The gym in midtown Manhattan was full of swords, shields, spears, and a wide array of items more fitting for a Saturday afternoon Kung Fu marathon than a mixed martial artist. But there was a ring and a couple heavy bags there, which made it at least acceptable for the WEC media day starring the promotion’s featherweight champion, Urijah Faber.
The year was 2007, the WEC was starting to get some national attention after its 2006 purchase by Zuffa, and the young man pushed to the forefront was Faber. The reasons were simple.
“I think it’s a combination of things, and if you’ve seen me fight, it’s exciting,” he said that day in the Big Apple. “When I was wrestling in college, it was the same thing. I give 100 percent when I’m out there and it’s exciting to the spectators. I’m well spoken and I’ve got a decent look that’s kinda unique in this sport, so that helps out as well. But I’ve been winning and there are a lot of guys out there who can talk, a lot of guys who look good, and a lot of guys who are tough, but it’s pretty rare when you’ve got all those together.”
Faber was that rare combination, and to this day, he remains one of a select few with it. It’s why he retains his popularity and his place in the fight world nine years later. On June 4, he faces Dominick Cruz for the world bantamweight title in the co-main event of UFC 199, but back in 2007, he was coming off a win over Cruz in their first fight and preparing to face Chance Farrar.
So it was time for him to go on the road, not just to promote his fight, but the promotion and the lighter weight classes. At the time, the UFC was just a year removed from bringing in the 155-pound lightweight division, and the featherweight and bantamweight classes were nowhere to be found. Enter Faber, whose dominance at 145 pounds, easygoing manner with the media and “California Kid” looks were about to open the door for the featherweights, bantamweights and flyweights to come.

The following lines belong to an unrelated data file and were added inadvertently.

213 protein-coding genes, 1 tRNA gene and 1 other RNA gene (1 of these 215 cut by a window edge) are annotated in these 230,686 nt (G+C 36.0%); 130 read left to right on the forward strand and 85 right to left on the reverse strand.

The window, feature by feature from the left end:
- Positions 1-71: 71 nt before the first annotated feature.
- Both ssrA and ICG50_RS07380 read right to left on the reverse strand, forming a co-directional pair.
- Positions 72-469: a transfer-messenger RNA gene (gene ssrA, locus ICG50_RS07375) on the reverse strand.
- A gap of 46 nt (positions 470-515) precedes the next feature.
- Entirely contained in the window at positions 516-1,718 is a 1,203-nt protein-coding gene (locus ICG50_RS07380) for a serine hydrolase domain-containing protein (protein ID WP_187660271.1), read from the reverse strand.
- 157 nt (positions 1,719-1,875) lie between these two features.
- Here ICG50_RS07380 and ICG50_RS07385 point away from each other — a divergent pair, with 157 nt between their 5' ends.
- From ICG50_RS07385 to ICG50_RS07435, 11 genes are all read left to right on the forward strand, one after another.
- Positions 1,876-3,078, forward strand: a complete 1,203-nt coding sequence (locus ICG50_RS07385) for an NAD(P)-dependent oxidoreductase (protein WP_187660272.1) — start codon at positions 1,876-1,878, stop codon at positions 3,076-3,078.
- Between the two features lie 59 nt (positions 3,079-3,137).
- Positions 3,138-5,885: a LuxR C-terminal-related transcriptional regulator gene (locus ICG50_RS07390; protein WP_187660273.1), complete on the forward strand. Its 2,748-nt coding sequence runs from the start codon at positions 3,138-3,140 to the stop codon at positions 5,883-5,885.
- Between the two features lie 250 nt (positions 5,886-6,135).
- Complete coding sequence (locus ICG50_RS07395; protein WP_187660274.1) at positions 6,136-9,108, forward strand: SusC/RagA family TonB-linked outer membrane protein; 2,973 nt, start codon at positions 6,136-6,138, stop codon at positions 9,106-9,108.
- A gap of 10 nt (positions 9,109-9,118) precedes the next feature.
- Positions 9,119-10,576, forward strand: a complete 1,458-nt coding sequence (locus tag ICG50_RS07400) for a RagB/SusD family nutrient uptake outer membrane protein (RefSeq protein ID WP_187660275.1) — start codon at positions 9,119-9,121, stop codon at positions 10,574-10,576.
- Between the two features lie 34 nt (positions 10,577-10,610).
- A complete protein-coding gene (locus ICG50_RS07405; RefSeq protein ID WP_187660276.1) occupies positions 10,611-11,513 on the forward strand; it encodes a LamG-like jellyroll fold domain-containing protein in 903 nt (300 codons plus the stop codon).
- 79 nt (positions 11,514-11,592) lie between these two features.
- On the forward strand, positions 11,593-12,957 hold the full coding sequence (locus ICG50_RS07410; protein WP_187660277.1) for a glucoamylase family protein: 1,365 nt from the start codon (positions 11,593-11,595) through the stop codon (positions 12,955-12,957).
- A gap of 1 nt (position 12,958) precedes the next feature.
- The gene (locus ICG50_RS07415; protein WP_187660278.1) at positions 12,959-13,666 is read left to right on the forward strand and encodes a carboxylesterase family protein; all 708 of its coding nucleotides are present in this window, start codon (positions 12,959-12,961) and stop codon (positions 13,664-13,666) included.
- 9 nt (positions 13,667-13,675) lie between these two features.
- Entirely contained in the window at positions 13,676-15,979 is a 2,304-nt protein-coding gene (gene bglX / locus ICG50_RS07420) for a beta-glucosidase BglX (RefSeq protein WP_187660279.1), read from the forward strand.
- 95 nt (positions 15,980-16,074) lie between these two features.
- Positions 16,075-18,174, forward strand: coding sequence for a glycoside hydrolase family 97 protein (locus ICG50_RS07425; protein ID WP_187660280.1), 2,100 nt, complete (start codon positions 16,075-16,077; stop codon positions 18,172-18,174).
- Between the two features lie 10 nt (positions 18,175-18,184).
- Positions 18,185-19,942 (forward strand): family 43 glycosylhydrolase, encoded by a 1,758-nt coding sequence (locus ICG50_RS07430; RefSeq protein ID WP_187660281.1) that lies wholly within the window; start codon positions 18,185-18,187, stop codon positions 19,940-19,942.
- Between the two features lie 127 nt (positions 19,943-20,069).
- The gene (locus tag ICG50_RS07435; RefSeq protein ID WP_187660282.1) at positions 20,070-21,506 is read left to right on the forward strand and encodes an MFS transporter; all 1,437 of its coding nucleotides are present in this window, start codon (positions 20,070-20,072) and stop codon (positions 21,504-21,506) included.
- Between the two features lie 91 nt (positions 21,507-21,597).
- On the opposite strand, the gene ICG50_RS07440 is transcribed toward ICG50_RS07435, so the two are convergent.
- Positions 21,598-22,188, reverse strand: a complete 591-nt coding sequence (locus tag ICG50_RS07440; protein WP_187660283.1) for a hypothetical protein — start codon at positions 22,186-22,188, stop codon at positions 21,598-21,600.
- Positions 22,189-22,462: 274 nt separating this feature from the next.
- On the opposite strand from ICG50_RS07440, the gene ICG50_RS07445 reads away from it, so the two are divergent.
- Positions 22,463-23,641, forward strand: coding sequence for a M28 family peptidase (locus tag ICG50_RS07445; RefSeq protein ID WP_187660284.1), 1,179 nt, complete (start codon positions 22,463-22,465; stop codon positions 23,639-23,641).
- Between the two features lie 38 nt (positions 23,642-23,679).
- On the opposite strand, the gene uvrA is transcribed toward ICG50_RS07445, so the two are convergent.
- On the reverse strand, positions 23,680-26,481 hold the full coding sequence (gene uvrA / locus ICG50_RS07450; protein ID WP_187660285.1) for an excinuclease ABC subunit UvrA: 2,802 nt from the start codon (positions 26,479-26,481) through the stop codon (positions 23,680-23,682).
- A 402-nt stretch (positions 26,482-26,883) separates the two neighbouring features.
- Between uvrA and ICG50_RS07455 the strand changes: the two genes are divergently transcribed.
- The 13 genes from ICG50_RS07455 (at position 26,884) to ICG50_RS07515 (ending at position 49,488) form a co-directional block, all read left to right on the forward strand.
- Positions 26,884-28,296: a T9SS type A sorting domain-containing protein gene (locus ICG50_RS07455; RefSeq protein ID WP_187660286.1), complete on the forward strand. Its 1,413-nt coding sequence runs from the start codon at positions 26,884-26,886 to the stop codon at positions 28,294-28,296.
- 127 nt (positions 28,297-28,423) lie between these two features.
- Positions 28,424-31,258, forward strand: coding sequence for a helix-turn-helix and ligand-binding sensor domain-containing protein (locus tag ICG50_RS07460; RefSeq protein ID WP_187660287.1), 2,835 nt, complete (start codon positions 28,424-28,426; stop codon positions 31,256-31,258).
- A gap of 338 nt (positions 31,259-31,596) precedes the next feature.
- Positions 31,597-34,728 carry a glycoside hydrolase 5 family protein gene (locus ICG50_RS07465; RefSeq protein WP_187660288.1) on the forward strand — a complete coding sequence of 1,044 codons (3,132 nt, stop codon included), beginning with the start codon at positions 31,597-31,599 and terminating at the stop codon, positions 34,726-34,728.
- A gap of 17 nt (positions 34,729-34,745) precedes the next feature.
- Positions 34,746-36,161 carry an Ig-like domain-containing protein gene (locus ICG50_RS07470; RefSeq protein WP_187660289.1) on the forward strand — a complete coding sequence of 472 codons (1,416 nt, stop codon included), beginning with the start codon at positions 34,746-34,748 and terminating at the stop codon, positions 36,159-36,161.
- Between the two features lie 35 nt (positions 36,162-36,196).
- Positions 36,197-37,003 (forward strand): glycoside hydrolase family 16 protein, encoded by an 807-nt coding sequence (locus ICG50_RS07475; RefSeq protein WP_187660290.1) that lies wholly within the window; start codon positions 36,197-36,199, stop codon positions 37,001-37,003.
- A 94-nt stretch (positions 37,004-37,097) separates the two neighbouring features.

“They’re gonna fall in love with our weight classes,” he said. “It’s fast paced and exciting, and I think a lot of the featherweight and lightweight guys can hang with some of the high level higher weight fighters anyway, but it’s not sanctioned. You’re gonna find that it’s faster, it’s more explosive and it’s extremely entertaining.”
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He was right, and by the end of 2010, it was announced that the UFC would introduce the featherweight and bantamweight divisions. The flyweight class would follow in 2012, with the sport now changed forever. For proof, look at the UFC’s pound-for-pound rankings, where seven of the 15 ranked fighters operate at 145 pounds or lower (Demetrious Johnson, Dominick Cruz, Conor McGregor, Jose Aldo, Frankie Edgar, Joanna Jedrzejczyk, TJ Dillashaw).
As for Faber, by the time his weight class merged with the UFC, he had lost his featherweight title and failed to regain it in two attempts, but his WEC Superfights with Jens Pulver and Jose Aldo helped make the promotion must-see TV. He could have walked off into the sunset, content with leading his Team Alpha Male squad in Sacramento, and he would have left an impact on the sport few could boast.
But Faber carried on, reinventing himself as a bantamweight contender who has won nine of 12 bouts in the Octagon at 135 pounds. He’s also prepared the next generation of fighters, not just through his work with his home team, but as a two-time coach on The Ultimate Fighter. And as far as being an ambassador of the sport, that’s been a never-ending job for “The California Kid,” but one he’s embraced.
In the end though, his goal in 2016 remains the same as it did when asked about it in New York in 2007.
“The goal for me is to make my name legendary in the sport,” Faber said then. “The sport’s so young that a lot of the faces of the mixed martial arts world are still competing and I feel like I could really put myself down in the history books as one of the best MMA fighters in the world. We need that for the sport and I want to be the first lighter weight guy to do that.”
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